DAILY NEWS: "Chasing" a Deal; Digital Coast Day 2; Partying in Toronto
by Eugene Hernandez/indieWIRE
>> TORONTO 2000: “Chasing Sleep” Nearing Pact
(indieWIRE/ 9.14.00) — Michael Walker‘s Contemporary World Cinema
selection, “Chasing Sleep,” is nearing a deal here in Toronto a source told
indieWIRE yesterday. The film, starring Gil Bellows and Emily Bergl, is
executive produced by Robin O’Hara and Scott Macaulay and was
shot by noted DP Jim Denault (“Boys Don’t Cry“).
According to a source, Miramax initially passed on the movie but after
successful screenings here, Harvey Weinstein took a look at the movie
yesterday. A deal is expected to be sealed by the end of the Festival with
an announcement to the distributor potentially coming today. Le Studio
Canal+ is selling the movie. [Eugene Hernandez]
>> DIGITAL COAST 2000: Indies, Digital Filmmaking and the Digital Coast Blues
(indieWIRE/ 9.14.00) — The second day of the Digital Coast 2000 conference
brought with it some surprises – intriguing panels, some real fireworks as
studio heads and independent producers traded harsh words over copyright
laws, a much more involved and engaged audience, and the singular moment when
Broadcast.com founder Mark Cuban described his thoughts when he first
realized he was an actual billionaire: “Oh my fucking god!”
Perhaps last night’s party at the House of Blues helped loosen up the crowd.
But if you’ve ever attended an Internet-related soiree, you know that we’re
all really a bunch of geeks, nerds and misfits squeezed uncomfortably into
leather pants, trying futilely to seem hip. Still, fun was had by all, even
several castaways from the defunct POP.com roaming the crowd, rattling their
chains like the Ghosts of Internet Past.
The fireworks started at the first event of the day yesterday, focusing on
the “ebiznification” of Hollywood via DV filmmaking, Internet distribution,
and file-sharing software. The panel featured Tim McGrath (Paramount), Bill Block (Artisan), Rick Hess (Propaganda), and Jason Kliot (Open City Films/Blow-Up Picture). “Over the past five years, independent film has become much less interesting.” explained Kliot, “Because these ‘IndieWood’ companies really behave more like studios.” Thus, Blow-Up’s focus on DV
filmmaking with movies like “Chuck and Buck” is an attempt to revitalize a
moribund independent film community.
As for McGrath, he didn’t see much impact from digital filmmaking on the
studios, since he insisted that skyrocketing budgets are more dependent upon
big talent salaries and marketing expenses than physical production costs.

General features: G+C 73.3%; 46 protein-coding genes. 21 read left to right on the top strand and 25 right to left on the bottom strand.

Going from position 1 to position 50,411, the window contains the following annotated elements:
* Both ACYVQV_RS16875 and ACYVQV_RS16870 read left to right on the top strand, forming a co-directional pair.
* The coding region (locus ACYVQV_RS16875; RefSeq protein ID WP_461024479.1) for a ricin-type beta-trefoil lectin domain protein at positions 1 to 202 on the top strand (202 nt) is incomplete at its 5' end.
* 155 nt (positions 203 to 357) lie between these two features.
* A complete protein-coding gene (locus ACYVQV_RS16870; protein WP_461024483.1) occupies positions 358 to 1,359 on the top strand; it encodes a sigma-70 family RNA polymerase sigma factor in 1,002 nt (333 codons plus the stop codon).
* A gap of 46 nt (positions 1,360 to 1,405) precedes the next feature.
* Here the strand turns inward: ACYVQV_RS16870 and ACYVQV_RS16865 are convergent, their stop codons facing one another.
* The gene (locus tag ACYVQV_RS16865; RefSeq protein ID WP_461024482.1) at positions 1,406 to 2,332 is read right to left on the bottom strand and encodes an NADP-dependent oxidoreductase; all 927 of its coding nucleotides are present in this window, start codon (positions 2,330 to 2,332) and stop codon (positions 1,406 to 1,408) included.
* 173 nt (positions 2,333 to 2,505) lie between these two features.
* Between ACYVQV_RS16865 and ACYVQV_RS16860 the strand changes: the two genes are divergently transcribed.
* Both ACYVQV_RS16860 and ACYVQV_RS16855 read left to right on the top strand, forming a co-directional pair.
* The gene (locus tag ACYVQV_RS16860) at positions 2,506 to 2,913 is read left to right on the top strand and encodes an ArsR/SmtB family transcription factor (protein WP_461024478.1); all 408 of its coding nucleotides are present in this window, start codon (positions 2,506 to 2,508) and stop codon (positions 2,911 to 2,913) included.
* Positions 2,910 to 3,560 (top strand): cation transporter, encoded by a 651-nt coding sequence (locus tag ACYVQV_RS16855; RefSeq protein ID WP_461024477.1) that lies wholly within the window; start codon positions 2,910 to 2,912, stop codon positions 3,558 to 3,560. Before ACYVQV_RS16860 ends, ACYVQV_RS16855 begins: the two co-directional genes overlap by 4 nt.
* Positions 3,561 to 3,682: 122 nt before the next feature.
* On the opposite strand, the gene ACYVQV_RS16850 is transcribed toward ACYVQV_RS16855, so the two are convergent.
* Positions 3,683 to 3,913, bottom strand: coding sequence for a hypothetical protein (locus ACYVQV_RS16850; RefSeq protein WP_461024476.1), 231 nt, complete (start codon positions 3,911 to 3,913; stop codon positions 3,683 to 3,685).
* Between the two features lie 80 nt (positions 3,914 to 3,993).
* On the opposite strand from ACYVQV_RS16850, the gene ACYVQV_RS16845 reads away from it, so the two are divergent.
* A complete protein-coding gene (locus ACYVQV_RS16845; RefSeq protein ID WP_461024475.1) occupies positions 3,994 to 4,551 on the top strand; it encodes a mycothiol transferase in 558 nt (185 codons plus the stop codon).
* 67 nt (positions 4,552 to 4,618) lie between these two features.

McGrath also cracked up the panel when someone mentioned Paramount’s “South
Park” movie, and he muttered, “I don’t know how I’m going to explain that
one to Congress.”
When the discussion turned to original Web-based entertainment and its
potential, Artisan head Block made some news when he let slip that Artisan
was negotiating to buy Icebox.com’s highly controversial, politically
incorrect “Mr. Wong” animated series for TV and films, inspiring some vocal
dissent from the crowd.
This panel, along with many others throughout the day, devolved into a
series of fascinating, revealing arguments over the meaning of file-sharing
services like Napster and Scour. McGrath, who was involved in the initial
court battles over Betamax and VHS, insisted theft was theft, and just
because pirates were quicker and had better technology didn’t mean it wasn’t
a crime. Others, like Block and Cuban, chastised the record industry and
Hollywood for failing to identify the audience demand for digital
distribution, and for a myopia that is blinding them to new business
Other panels throughout the day covered creative funding for independent
film via online sources, as well finding new forms of digital distribution,
and featured representatives from Z.com, sputnik7.com, Fox.com, the
Hollywood Stock Exchange, producers like Kevin Foxe of “Blair Witch” fame, and online filmmaking flavors of the week Bruce Branit and Jeremy Hunt (creators of IFILM.com‘s popular short film “405“).
Perhaps the most bizarre and emblematic moment of the day came when
Shaquille O’Neal dropped by to talk about his Web venture, Dunk.net, and the crowds packed the hall to hear him speak. Nobody really seemed to care what
his business model was all about, but hey, even in the high-tech Internet
biz, it just wouldn’t be LA without a little starfucking. [Kevin Dreyfuss]
[Kevin Dreyfuss, a former editor at the now-defunct EB Insider, is a
long-time indieWIRE writer who is covering this week’s Digital Coast 2000
>> TORONTO 2000: A Night on The Town Lifts Spirits in Toronto
(indieWIRE/ 9.14.00) — The mid-festival malaise that we wrote about earlier
in the week may have been cured Tuesday, arguably the most festive night of
the Festival so far. A handful of anticipated films debuted, including